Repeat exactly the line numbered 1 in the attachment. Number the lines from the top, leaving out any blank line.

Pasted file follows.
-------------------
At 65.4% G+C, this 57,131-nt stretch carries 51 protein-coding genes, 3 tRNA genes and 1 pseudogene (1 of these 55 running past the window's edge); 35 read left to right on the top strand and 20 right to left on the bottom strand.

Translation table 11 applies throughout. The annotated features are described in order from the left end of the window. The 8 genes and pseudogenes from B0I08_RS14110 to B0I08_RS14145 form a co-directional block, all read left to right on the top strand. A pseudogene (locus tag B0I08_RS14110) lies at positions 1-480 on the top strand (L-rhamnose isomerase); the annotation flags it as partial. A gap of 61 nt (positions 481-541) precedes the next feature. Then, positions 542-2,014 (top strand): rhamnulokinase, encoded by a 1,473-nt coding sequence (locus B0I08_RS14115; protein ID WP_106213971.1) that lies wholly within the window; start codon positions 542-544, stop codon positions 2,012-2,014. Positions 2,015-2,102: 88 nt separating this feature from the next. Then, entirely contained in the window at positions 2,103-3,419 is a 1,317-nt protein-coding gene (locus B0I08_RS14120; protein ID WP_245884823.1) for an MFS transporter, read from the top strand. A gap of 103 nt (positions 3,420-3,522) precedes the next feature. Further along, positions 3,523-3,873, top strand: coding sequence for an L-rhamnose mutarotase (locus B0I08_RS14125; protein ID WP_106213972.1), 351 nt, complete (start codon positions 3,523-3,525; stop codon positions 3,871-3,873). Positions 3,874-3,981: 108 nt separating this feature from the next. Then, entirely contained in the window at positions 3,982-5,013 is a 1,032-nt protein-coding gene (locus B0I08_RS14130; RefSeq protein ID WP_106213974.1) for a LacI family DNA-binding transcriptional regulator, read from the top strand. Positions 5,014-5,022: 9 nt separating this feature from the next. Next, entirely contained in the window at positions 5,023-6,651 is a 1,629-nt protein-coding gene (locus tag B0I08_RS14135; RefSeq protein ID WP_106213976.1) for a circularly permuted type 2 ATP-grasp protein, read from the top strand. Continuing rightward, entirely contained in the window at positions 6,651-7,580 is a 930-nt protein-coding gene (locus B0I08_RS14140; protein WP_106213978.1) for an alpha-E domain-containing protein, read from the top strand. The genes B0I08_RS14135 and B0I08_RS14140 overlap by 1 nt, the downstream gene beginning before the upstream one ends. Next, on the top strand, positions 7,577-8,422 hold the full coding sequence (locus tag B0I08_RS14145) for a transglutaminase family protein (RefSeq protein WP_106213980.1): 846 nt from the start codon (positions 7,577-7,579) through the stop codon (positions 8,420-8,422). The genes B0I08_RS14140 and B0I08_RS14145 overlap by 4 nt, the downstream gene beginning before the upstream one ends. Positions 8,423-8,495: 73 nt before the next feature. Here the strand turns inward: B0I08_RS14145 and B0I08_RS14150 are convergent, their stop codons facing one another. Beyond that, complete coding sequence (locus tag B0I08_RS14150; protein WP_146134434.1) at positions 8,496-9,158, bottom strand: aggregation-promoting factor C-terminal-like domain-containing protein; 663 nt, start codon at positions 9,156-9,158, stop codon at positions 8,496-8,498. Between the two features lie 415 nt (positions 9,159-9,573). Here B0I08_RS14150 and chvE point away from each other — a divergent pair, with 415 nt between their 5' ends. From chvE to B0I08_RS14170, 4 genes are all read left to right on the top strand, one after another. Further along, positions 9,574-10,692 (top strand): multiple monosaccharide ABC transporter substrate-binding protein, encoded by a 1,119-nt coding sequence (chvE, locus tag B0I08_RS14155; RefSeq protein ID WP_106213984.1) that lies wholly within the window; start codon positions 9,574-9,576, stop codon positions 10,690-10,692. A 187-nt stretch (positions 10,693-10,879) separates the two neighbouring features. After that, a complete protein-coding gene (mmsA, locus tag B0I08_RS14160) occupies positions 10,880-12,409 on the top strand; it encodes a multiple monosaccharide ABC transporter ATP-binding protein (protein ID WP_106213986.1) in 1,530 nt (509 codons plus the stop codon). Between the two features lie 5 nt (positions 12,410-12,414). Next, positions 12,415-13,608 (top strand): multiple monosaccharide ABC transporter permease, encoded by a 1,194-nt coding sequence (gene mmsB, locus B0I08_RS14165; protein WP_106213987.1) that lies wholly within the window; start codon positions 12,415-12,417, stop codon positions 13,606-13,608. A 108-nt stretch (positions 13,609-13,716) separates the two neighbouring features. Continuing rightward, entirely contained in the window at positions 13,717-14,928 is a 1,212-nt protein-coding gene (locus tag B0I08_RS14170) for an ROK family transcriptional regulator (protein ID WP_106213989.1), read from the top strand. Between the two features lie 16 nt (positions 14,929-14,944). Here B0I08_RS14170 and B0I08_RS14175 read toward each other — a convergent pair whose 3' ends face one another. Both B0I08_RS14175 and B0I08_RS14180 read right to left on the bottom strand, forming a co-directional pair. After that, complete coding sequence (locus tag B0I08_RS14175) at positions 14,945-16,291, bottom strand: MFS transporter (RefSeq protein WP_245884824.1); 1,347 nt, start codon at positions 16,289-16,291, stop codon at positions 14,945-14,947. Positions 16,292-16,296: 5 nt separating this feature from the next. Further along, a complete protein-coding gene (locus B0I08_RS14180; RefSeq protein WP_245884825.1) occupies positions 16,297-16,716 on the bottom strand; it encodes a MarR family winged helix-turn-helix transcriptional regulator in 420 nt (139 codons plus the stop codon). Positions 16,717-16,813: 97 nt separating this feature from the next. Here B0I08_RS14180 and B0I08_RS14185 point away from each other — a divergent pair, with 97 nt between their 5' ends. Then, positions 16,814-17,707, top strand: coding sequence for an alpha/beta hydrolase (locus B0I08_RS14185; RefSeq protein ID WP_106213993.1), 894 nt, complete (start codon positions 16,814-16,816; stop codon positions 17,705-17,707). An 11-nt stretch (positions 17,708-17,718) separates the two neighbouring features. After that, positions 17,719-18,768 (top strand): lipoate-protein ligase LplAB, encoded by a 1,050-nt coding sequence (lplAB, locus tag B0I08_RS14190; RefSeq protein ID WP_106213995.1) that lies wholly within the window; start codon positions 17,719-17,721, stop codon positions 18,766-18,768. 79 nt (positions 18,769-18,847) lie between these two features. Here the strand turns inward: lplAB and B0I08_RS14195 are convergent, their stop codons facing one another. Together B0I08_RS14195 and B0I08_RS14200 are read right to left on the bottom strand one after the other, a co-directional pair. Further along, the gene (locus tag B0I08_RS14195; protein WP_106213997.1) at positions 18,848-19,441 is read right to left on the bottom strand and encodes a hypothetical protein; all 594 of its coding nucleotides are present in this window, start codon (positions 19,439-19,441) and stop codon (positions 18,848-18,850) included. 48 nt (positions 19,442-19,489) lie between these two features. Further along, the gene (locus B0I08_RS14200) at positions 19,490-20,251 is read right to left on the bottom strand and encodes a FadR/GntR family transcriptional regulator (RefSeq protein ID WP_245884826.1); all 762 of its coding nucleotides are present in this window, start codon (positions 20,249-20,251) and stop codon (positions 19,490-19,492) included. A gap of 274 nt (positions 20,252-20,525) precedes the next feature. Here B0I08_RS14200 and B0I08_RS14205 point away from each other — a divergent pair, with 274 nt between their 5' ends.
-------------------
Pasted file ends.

At 65.4% G+C, this 57,131-nt stretch carries 51 protein-coding genes, 3 tRNA genes and 1 pseudogene (1 of these 55 running past the window's edge); 35 read left to right on the top strand and 20 right to left on the bottom strand.